Do you mean behavioral genes/genetics? Like humans have certain traits that cause them to do this or that vs. non-humans not having similar traits?

AmorFati, not that this is relevant, but you described how Doomsday was created from the superman comics. :P
fa: So far that is the best way to put the question that I can think of. To put it again, the question that I'm asking (unless we get another, more refined iteration) is:

Does the biology of humans make them more inclined towards diversity in behavior and social organization than the biology of non-human beings inclines (or allows) them?

No and Yes. Some other animals have a diversity in their behaviors and engage in social organization and hierarchies. I don't know if their biology makes humans more inclined to do so compared to other mammals, but humans more capable of creating these complex organizations and/or social structures.

Humans are more adept at using systems of communication for self-expression, exchanging of ideas, organization, and manipulating their surroundings or objects...etc, compared to say a Bonobo (type of chimpanzee). I believe it has something to do with how the human brain and body is structured compared to the structure of other mammal's brains. Although, Bonobos can do similar, but not as 'advanced' you could say. They're capable of communication and/or self-expression, which are either done by visual cues/facial communication and/or vocal (pitch and type of sound (i.e. bark, grunt, whine...etc). They do have social organization usually with the female as the alpha or at the top and sexual behavior is used for more than reproduction, but also for status in the hierarchy, games, stress relief, and all around fun. The male alpha must gain the acceptance of the female alpha to be the male alpha. They use basic tools and can manipulate their environment also, but not as complex as humans. 

tl;dr humans are more advanced and capable than bonobos.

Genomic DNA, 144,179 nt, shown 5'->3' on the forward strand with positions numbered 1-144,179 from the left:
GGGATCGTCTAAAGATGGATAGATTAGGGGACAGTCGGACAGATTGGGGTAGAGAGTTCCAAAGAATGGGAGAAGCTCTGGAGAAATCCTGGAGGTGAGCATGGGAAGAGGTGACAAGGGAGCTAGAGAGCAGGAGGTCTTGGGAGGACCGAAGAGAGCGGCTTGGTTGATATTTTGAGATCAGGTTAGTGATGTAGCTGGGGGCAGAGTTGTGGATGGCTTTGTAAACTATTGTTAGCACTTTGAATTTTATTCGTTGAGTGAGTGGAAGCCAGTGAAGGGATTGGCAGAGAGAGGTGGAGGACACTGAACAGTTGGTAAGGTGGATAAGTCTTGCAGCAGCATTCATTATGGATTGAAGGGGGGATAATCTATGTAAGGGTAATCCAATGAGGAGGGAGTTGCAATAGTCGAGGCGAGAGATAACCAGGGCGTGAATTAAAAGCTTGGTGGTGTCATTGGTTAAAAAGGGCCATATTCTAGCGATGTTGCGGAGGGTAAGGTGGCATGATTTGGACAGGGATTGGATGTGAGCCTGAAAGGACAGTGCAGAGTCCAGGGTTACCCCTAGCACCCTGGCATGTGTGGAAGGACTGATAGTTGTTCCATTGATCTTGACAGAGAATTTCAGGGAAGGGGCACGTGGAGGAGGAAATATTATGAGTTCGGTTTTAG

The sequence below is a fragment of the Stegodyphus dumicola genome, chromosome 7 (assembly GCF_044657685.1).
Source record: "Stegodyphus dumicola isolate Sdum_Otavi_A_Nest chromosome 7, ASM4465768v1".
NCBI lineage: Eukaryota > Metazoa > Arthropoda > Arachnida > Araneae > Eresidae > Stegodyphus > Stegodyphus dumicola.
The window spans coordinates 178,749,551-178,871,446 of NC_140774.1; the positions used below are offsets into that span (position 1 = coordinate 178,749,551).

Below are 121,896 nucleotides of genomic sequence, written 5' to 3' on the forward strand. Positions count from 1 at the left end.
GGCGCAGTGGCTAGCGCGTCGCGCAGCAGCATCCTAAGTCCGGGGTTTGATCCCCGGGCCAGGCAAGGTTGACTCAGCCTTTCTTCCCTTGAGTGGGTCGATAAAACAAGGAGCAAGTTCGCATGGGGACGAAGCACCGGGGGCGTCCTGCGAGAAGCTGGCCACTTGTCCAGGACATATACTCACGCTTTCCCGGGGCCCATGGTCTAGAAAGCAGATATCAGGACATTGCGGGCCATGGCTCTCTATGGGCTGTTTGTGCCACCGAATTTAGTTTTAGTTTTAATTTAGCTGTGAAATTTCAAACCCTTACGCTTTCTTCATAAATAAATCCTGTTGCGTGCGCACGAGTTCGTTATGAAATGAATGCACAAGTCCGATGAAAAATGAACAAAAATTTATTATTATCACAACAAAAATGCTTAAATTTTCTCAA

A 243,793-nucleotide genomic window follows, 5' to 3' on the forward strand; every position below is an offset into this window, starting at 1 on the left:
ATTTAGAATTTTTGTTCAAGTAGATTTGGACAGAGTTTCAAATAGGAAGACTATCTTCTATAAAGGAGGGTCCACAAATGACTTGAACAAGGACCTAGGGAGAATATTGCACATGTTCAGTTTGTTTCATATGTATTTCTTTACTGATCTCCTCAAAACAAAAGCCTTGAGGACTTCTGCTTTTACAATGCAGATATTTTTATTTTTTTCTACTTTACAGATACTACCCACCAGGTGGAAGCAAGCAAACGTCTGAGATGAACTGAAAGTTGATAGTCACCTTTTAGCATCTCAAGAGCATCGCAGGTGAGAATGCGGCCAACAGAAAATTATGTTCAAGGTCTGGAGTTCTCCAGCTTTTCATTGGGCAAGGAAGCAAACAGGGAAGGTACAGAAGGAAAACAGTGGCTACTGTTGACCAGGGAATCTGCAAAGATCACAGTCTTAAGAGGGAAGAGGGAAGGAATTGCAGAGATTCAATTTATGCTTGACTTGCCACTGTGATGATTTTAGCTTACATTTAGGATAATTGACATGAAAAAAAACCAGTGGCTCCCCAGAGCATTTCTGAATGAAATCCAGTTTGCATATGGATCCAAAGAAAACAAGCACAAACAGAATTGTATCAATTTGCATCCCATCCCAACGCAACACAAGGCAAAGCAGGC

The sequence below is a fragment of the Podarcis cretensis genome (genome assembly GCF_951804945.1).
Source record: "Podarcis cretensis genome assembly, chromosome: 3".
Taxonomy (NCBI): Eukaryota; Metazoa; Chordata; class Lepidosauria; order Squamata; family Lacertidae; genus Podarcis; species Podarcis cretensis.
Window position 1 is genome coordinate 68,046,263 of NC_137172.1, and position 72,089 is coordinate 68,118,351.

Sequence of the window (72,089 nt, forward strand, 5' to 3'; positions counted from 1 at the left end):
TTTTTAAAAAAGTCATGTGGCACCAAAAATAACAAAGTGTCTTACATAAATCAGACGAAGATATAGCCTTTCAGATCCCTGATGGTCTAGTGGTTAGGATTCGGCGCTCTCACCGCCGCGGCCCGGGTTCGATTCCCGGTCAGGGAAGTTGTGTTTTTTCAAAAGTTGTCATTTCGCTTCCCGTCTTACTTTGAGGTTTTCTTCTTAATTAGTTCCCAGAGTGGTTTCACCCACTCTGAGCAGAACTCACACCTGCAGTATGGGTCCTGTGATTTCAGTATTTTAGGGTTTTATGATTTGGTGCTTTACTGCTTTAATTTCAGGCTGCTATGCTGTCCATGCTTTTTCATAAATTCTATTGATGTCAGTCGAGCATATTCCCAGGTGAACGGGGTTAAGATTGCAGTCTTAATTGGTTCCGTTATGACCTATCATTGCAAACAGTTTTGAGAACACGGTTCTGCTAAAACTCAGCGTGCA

I don't know if that even came close to a rational response to your question. If this is your reaction, I don't blame you. :P I took inclined (or allow) to mean capable and I like Bonobos.

very interesting question.

the problem with saying that an animal's behavior is determined is that your implying some sort of a god figure or programmer in the question, when the only figure that determines the behavior is the animal itself. Sometimes they are controlled by/attracted to external forces but they are still determining the behavior themselves.

This reminds me of dogs....according the various scientific research with domesticated foxes and dogs (discovering that dogs are more or less passive wolves) it seems that dogs became dogs due to wanting their left over food, and ending up developing "cuter" more infantile faces along the way.....did we manipulate therm, or did they manipulate us, or both?

sg, thanks for the question. a few of the unspoken presuppositions within 'determined by biology' include:

time and our sense of it, limitations and our sense of them, our (western) sense of who is alive and who isn't (who gets to play in the game of Life), and so on.

(edit #2) i'm reminded here of a quote by james hillman which makes sense here (no, i don't necessarily endorse his work, but i like the quote, k?) : "It was only when science convinced us the Earth was dead that it could begin its autopsy in earnest." 

edit 1: when i say 'time (and 'limit' and 'alive') and our sense of it' i mean that 'time' and 'our sense (meaning)' are interwoven yet also somewhat distinct conceptual presups, particularly within western/scientific thinking.

@af: "...our (western) sense of who is alive and who isn't (who gets to play in the game of Life)..."

i love that point.

There are two kinds of determination to be considered. Certainly, human being are just as subject to the laws of nature as anything else in the world, but those laws have determined that the character of agency will differ in different species. Human beings happen to be constrained by nature in such a way that we are forced to make a lot of choices, and our organism is constructed in such a way that choice makes some sense. Because of that, the only hierarchies that are meaningful to us are ones for which we can recognize some rationale. We may look to an animal's pack behavior or pecking order as a possible model to adapt to our own circumstances, but our adaptation would not be the same thing, or even perhaps really the same kind of thing, as the pack-behavior we have observed in other animals.